A bit of toilet humor, a bit of blunder, caricatural characters and quite a lot of predictability seem to make the ingredients of a French cult movie. At least this is the conclusion after watching this one in particular.
I recommend it nonetheless because there are some funny scenes in it - and I'm not counting in the one where a foreigner with an Eastern-European accent, which is somehow considered funny, offers his neighbors some shit-looking (literally!) Christmas cookies then candidly explains how he made them: by carefully rolling them under his armpits... This scene cracks the French audience up every time! The movie can make for a weariless conversation subject, at times when you will be dismissed from all discussions about food on the grounds that you're an ignorant foreigner. You will soon find that you're also an ignorant in the movie department, but that's another story.
In "Santa Claus is a Stinker" we are far from the traditional happy, placid Christmas spirit: its characters are neurotic, unadapted and plain awkward but this is the type of characters tremendously appreciated in here, as they're considered complicated and deep. Complexity is a great attribute to be had in France (ask the French public institutions!) because it represents the opposite of simplistic (as opposed to simple) and in the end nobody wants to be considered a simpleton, right?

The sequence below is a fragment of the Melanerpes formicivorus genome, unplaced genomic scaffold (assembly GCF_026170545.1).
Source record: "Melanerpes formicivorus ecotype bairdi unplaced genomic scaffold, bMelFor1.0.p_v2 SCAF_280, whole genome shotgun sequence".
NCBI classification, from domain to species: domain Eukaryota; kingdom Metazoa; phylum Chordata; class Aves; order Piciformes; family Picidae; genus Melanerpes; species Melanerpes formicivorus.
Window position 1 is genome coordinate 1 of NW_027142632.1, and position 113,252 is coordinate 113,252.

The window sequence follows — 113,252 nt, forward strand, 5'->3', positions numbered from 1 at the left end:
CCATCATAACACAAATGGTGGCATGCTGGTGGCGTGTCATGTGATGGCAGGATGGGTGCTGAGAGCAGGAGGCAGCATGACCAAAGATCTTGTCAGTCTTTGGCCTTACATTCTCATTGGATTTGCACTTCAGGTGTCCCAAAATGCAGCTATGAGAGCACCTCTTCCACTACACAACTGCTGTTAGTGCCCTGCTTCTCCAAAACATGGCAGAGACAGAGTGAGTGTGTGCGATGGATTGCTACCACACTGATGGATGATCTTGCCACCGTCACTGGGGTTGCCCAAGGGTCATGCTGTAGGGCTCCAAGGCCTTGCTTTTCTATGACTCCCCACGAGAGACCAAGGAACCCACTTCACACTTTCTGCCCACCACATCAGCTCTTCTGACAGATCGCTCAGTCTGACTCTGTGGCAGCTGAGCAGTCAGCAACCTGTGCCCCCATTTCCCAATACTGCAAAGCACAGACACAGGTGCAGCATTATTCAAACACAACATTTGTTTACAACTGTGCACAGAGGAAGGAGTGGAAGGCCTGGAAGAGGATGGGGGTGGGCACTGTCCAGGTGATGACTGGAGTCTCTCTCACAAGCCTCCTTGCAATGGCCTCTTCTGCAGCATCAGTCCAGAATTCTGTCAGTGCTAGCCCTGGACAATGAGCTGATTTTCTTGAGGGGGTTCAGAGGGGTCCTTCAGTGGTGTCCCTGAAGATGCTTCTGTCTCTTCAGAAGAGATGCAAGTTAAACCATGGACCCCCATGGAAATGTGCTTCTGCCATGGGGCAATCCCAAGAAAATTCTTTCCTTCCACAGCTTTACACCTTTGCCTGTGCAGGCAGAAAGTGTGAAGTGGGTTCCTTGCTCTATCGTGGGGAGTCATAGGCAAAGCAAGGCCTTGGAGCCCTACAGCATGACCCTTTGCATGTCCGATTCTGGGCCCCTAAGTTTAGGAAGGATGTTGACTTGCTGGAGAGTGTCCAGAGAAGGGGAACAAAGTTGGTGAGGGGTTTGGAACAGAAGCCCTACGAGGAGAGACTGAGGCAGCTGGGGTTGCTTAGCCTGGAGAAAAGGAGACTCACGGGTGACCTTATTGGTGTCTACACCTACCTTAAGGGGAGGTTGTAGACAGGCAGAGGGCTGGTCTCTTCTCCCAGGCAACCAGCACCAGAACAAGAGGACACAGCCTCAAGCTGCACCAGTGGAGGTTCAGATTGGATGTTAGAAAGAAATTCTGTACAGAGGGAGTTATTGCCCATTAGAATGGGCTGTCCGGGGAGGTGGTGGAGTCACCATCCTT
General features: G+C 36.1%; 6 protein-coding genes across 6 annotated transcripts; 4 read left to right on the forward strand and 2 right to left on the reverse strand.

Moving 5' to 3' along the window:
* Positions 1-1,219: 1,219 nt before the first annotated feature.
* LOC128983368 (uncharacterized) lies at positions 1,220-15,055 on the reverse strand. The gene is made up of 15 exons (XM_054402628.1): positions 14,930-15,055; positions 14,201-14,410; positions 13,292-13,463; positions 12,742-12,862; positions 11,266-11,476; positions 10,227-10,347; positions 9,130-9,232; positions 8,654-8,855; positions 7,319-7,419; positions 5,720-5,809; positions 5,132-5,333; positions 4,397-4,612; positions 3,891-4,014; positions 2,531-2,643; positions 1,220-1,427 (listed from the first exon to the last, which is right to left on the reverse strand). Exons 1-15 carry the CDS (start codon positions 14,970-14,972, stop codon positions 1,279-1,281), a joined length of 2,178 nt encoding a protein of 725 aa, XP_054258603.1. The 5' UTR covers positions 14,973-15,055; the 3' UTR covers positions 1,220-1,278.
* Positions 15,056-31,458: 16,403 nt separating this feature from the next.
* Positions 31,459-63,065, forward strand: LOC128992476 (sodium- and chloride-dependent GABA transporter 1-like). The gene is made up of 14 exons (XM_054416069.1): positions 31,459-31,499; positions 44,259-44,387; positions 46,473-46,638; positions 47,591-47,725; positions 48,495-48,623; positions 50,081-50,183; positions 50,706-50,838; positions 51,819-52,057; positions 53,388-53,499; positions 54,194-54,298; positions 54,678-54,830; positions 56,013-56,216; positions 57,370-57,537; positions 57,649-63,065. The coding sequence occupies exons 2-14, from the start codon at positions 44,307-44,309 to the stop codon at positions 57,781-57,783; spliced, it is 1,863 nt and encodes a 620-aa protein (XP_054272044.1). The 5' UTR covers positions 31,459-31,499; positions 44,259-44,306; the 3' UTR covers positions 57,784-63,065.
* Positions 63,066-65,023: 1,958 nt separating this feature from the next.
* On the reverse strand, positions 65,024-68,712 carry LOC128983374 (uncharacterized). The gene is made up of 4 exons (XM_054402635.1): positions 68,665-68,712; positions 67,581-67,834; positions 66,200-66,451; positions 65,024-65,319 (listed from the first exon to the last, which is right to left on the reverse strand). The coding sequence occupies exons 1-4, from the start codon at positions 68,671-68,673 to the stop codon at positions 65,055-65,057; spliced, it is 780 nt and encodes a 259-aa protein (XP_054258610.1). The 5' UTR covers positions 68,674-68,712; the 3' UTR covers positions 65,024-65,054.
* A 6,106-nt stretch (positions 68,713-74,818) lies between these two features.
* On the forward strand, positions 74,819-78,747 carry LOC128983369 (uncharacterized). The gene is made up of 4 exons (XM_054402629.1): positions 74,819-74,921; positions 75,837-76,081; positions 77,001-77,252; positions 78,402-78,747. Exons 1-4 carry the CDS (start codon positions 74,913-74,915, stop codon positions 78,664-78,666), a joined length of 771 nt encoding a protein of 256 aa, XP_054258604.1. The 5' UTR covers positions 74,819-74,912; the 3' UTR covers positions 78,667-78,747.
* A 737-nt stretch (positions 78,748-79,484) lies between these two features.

Any French will be able to recall full dialogues from "Le père Noël est une ordure" but it's even better when you watch two of them talking about it: they will launch each other scattered lines, will complete each other's sentences then they'll laugh uncontrollably, incapable of explaining why they do so to the outsiders. Step back and wonder because it's quite a spectacle, not to be missed!
And now, let the protests of an invisible French crowd start, reproaching me the complete and hopeless misunderstanding of French humor. Amin!